Somehow since I last posted spring has blossomed full force. Green now dominates, broken here and there by explosions of intense yellow, red, or purple. So much to photograph! But how to do so without being hackneyed?
Today we have sunshine through high cloud; rain is likely tomorrow. The maples outside my window are in flower, with leaves and morels to follow any day now. Mornings feature bird song, which delights even as wee acknowledge how much less song is heard each year.
Over the weekend we journeyed over to upstate western New York to see our daughter-in-law’s, Katie Fee, stunningly good MFA thesis show. The trip is about eight hours each way, so we had rare time to just drive and talk, a blessing for sure.
Walking through several MFA shows and spending hours in conversation with other artists brought forth my deep sadness about not having the energy or perseverance needed to have an active lifelong studio practice. It also reminded me of my desire to focus on studio practice now, even as my temptation is to frantically try to do something about the state of the world. I must frequently remind myself that making art is doing something about the state of the world..
A late season snowstorm struck upstate New York about ten days ago, the heavy snow snapping branches and bringing down entire trees, The destruction strangely mirrored the hardship that is deeply embedded in the landscape.
That area is Trump Country and it is easy to grasp why. My dad’s side of the family proudly hail from Appalachia. When I was growing up we did not have much, but neighbors were generous with one another and the mood was one of hope for the future, a hope repeatedly betrayed by politicians from both parties. The resulting rage is understandable and quite possibly inevitable.
Sadly, politicians use that rage to drive forward their various agendas, a strategy likely to end in disaster for all of us. That rage is now let loose for better or worse. I suspect that now, as has been true during times of crisis throughout human history, our collective task is to feed our souls and one another, to practice kindness as much as possible, to intervene when we are able, and to create. Then we shall see what happens.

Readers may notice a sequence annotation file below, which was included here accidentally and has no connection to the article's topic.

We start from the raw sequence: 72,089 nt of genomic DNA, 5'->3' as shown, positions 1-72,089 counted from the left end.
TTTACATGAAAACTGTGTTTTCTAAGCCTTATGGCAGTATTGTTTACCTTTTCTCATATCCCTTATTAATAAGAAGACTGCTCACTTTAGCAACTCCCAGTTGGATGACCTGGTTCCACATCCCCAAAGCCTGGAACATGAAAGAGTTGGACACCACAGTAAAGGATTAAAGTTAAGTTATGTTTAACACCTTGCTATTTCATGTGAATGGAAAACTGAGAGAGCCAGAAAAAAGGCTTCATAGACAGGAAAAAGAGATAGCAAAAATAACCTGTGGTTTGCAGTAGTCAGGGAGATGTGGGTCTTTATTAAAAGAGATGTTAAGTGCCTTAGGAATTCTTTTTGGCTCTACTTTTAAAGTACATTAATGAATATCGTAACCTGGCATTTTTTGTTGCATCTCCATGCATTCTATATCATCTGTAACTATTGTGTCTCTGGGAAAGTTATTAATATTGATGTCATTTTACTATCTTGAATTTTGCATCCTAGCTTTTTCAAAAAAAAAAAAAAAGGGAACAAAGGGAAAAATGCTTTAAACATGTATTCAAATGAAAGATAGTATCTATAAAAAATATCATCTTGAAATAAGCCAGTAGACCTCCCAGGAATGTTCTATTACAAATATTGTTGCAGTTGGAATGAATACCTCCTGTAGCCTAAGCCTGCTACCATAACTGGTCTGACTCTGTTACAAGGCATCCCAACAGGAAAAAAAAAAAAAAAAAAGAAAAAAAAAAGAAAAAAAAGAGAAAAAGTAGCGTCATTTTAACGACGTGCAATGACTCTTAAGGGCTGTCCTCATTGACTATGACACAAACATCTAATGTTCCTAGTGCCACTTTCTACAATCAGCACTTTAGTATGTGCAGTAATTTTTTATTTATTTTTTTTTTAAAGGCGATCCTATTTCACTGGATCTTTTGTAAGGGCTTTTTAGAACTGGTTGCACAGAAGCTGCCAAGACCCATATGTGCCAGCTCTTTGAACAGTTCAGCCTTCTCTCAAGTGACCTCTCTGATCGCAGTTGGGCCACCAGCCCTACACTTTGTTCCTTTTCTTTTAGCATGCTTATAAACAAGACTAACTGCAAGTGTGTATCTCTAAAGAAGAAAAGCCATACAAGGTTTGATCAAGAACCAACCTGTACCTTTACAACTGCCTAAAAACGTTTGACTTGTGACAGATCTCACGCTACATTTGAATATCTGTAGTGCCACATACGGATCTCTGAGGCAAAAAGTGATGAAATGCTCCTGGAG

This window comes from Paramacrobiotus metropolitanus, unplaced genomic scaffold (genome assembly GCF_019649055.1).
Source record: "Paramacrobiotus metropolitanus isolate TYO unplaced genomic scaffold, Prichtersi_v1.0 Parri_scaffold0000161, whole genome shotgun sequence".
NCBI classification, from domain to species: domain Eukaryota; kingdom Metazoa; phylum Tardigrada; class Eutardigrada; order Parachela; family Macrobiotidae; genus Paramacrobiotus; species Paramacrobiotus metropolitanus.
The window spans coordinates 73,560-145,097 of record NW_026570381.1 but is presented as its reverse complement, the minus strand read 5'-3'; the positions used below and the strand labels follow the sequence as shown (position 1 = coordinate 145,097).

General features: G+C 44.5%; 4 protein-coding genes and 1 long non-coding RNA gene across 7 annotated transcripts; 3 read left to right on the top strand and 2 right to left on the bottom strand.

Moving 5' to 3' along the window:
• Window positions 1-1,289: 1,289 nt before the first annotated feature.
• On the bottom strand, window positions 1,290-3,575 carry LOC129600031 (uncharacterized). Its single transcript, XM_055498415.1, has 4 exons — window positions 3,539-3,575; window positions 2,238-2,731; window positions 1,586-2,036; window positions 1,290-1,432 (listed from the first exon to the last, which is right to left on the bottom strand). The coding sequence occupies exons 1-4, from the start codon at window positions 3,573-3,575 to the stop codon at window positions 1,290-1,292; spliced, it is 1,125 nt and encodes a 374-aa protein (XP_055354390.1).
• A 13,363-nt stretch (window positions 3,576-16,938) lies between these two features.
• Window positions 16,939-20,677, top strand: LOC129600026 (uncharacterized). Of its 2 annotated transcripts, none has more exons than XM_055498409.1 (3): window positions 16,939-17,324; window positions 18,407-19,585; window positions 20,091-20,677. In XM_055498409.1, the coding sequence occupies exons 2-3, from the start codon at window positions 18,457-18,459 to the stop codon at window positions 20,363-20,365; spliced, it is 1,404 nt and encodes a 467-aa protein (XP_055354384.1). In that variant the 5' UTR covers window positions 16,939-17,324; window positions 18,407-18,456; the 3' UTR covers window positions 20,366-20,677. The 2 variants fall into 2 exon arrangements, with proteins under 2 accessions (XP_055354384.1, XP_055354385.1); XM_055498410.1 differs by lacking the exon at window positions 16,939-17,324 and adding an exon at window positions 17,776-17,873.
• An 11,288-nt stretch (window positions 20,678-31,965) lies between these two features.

4 thoughts on “Monday Morning Musings”
“making art is doing something about the state of the world” — YES. I was listening to an interview at Tricycle with Ruth Ozeki and Ben Okri and one of them said that art can create a world where we can feel safe enough to confront our fears and be changed. Since fear is responsible for a lot of what I think is wrong in the world (and in myself), something that gives us a safe place to examine that fear seems like a good and necessary thing to me. Okri said that art poses questions, creates spaces where questions can be held, and it also can “provoke a crisis,” a la the ancient Greeks who tried to bring readers/playgoers to a point of profound crisis that paralleled reality, to awaken them through gnosis (but sort of sideways). Anyway — what you said resonates!
Thank you. I believe that art can do all t those things. That said, it cannot change large scale poverty, marginalization, and hopelessness. That is the task of communities. Art is a catalyst, or can be.
That top photo is a beauty. And the picture of Katie’s show is powerful. Must have been even more so in person.
Thank you, Laurie. Yes, the photo does not do the show justice.